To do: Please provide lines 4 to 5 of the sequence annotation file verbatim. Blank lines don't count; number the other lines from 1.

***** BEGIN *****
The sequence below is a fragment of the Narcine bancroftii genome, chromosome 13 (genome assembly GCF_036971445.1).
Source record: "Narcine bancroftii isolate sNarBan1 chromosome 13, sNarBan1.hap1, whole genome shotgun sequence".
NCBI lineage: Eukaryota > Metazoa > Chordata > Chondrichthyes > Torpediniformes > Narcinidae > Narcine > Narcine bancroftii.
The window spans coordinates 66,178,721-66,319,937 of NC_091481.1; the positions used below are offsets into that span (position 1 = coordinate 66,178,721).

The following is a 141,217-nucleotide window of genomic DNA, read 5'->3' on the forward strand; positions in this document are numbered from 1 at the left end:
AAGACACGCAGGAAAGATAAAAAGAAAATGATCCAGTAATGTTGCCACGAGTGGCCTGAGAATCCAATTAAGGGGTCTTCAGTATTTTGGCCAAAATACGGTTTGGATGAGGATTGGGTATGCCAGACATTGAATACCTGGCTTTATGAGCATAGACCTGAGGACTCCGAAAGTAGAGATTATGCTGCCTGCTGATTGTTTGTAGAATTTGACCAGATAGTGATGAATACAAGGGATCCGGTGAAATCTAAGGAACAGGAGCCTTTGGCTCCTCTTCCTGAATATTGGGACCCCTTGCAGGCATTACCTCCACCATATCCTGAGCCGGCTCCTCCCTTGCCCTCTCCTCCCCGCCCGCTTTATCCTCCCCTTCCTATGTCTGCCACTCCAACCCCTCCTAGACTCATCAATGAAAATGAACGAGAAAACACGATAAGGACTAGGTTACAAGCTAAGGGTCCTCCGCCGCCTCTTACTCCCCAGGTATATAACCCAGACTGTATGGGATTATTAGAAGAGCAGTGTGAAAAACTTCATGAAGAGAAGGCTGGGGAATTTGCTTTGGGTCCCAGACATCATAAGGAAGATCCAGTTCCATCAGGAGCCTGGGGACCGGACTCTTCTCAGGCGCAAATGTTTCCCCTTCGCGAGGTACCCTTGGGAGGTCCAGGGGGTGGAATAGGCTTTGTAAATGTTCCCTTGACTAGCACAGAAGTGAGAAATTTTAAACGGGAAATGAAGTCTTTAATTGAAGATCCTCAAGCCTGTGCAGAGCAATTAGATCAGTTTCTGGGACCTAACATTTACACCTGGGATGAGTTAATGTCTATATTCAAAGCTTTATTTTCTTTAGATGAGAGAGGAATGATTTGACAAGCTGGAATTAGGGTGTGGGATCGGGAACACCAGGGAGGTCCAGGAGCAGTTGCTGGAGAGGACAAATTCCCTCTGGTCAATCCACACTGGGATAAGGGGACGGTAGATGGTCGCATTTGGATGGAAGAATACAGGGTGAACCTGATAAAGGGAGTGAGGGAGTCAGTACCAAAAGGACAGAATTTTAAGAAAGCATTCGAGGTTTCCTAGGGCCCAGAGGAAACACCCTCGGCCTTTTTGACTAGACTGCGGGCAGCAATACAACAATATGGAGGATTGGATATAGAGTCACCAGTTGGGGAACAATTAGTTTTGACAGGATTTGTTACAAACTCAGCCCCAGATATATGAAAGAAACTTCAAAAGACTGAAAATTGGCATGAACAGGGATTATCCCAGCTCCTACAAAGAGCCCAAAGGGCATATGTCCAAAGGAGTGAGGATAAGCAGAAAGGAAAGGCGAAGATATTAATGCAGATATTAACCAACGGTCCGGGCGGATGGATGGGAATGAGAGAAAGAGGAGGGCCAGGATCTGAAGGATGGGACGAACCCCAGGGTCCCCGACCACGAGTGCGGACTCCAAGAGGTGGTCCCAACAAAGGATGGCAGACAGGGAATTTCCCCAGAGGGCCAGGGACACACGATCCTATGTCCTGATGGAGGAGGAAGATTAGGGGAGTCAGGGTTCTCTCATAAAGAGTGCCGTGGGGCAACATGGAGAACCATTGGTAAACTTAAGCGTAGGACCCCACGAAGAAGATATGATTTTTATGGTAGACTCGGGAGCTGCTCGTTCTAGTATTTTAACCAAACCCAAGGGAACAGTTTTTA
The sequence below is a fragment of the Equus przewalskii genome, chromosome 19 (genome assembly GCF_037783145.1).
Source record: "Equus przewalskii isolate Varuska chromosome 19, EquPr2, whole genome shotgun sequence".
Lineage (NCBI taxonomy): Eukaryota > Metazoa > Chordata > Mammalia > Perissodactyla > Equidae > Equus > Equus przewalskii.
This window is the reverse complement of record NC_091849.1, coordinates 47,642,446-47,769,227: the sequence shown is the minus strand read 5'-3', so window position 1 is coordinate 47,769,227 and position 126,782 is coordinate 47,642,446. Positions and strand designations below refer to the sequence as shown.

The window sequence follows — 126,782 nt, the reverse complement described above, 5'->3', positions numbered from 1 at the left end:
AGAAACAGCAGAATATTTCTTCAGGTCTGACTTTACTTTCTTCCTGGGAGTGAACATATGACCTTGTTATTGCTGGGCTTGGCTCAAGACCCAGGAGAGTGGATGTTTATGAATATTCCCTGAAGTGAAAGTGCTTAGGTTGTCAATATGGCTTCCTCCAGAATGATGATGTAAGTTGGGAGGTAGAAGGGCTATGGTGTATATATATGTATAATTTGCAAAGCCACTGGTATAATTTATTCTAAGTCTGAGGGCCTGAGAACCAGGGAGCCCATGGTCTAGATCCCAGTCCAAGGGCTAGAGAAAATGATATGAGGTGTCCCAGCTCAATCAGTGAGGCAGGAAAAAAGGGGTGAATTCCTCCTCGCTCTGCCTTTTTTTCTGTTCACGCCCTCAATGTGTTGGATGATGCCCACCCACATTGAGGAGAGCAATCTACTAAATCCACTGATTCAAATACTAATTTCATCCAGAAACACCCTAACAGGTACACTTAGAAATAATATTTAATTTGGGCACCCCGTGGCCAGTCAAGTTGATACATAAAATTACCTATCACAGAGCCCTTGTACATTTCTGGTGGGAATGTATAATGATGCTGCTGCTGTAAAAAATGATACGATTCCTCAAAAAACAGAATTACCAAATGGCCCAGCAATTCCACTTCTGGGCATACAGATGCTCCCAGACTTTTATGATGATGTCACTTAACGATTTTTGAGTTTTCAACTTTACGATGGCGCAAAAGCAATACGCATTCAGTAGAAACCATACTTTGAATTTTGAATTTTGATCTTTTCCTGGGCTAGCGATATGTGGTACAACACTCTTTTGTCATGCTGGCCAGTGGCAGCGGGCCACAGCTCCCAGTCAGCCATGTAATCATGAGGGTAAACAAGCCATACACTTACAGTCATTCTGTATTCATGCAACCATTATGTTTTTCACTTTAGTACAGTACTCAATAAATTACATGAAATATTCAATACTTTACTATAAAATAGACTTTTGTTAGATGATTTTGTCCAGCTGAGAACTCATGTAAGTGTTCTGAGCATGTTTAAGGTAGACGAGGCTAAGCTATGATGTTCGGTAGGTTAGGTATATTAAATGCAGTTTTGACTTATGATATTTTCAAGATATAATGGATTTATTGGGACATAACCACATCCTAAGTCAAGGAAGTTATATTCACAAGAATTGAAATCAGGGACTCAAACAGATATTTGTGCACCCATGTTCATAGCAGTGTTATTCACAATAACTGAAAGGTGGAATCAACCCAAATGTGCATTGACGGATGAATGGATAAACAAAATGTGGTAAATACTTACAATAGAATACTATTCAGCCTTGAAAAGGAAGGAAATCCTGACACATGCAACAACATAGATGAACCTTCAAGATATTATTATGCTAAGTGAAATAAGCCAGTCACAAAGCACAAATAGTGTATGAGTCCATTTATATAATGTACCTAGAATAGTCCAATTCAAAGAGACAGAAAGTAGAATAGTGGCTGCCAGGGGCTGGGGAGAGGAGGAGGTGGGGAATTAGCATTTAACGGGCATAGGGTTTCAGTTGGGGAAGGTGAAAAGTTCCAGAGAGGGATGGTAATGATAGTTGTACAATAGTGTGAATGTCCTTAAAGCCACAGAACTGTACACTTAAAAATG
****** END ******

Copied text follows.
The window spans coordinates 66,178,721-66,319,937 of NC_091481.1; the positions used below are offsets into that span (position 1 = coordinate 66,178,721).

The following is a 141,217-nucleotide window of genomic DNA, read 5'->3' on the forward strand; positions in this document are numbered from 1 at the left end: